We begin by pointing out that the relations between study and performance of the commandments can be seen in one of the following two ways, each with a possible modification.
1. Study is only in order to perform. As such, there is no obligation to study particulars of a commandment except when that commandment is about to be performed.
1a. Study is preparatory to religious life in general. We study Torah in order to absorb its hashkafos, its worldview, its outlook - all in order to fulfill its commandments properly and in the proper spirit. The difficulty with this approach is that it is not immediately clear how Torah study in general leads to better performance of specific commandments.
2. Study of Torah is supreme in its own right with no connection to mitsva performance at all. This approach has later been called Torah Lishmo.
2a. Torah study is supremely important. However, some types of Torah study have the additional benefit of teaching us how to perform commandments and may be intrinsically favored for that reason.
The passage presented option 1. It now questions it and modifies it to eventuate in position 1a.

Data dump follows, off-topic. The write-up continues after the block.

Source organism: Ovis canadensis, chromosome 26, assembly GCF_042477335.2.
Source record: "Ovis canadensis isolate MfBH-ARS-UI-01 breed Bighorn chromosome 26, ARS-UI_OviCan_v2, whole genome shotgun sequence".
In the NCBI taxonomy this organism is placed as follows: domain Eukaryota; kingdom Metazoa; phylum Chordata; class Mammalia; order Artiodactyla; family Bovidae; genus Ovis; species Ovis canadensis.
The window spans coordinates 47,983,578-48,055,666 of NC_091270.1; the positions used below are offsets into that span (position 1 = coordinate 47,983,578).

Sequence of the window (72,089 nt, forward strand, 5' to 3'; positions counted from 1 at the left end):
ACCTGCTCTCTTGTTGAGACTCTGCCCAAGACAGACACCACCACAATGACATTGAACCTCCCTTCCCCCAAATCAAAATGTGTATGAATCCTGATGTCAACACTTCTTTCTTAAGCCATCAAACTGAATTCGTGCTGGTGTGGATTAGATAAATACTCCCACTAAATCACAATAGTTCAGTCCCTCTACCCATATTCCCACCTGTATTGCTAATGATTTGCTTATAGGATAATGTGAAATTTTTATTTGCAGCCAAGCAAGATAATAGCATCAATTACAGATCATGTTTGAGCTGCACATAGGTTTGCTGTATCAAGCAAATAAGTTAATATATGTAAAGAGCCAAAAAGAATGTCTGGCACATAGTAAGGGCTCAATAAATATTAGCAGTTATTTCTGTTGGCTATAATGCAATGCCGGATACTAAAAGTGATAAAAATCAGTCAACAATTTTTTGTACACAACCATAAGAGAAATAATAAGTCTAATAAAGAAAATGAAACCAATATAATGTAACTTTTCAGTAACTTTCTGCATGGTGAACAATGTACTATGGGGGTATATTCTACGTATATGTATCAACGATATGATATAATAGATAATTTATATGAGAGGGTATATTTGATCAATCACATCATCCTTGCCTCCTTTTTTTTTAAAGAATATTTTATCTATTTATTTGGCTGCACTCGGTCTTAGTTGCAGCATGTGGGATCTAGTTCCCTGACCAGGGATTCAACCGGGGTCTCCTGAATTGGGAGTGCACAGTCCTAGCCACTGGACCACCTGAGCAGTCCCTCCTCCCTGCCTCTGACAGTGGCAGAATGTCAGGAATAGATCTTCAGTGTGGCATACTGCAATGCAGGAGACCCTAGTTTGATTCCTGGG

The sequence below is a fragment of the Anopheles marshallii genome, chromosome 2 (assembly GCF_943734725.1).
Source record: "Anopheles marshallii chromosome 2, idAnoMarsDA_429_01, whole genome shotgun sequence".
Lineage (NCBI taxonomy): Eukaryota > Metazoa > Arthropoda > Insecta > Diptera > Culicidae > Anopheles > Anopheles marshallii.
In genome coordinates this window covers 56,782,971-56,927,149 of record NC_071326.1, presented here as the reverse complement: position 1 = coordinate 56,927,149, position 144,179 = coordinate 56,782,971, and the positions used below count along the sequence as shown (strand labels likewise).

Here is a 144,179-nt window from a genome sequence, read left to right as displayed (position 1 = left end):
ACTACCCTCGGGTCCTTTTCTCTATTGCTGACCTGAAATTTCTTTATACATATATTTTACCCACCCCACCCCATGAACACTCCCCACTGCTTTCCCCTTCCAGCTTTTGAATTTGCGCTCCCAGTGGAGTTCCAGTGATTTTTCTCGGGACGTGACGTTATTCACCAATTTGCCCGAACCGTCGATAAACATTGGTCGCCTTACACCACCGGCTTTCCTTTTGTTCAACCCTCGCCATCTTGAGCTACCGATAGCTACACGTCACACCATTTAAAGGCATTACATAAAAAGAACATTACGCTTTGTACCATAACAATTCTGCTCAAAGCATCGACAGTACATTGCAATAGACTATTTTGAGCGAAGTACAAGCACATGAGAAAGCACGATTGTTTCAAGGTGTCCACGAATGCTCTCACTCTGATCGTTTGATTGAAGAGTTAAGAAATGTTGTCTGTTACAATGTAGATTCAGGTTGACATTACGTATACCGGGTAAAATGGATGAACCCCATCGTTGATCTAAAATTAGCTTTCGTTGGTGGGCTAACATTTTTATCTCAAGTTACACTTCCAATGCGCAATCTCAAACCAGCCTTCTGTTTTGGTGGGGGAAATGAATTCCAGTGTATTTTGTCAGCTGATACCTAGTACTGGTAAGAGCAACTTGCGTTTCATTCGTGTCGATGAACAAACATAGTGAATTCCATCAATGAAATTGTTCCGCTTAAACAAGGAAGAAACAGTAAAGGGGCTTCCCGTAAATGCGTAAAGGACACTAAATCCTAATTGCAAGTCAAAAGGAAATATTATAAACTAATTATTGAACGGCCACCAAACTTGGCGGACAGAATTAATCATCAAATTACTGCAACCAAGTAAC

That, we have, is only for mitsvos that are applicable (in the desert) before they entered the land, such as laws of firstborns, sacrifices, tithes and maaser b'heimah ? How do you know (that obligation to study) includes also the laws that became obligatory only after they entered the land, such as omer, chalah, two breads (of Shevuos) and shew bread - it says, "surely listen", to include other mitsvos. If so, you might think that this refers only to the mitsvos that applied before the land was conquered and settled. Leket, Shikcha, peah, truma, tithes, shemitah and yovel (that became actual only after conquest and settlement) - how do you know those? "You shall surely listen to my commandments"
At this point we are left with the idea that only the study of certain commandments is obligatory, namely those that typify and support central ideas of Judaism - G-d's sovereignty and Land of Israel. Left as such, the role of Torah study becomes extremely limited and functional, as if some kind of indoctrination. The Sifri explains what it means:
How do we know that other mitsvos too (need to be studied even before they actually are about to be performed)? It says, "and you shall study them and perform them". This teaches that that performance depends on study and not vice versa.
What we are left with is that study is important as preparation for performance of commandments in general. It remains unclear, however, how and why that is the case. We no longer claim that it incalculates certain central ideas; if so, how does study of the Torah laws lead to observance of all of them? The statement is now modified by merging it with 1a, thus providing the missing link in the argument.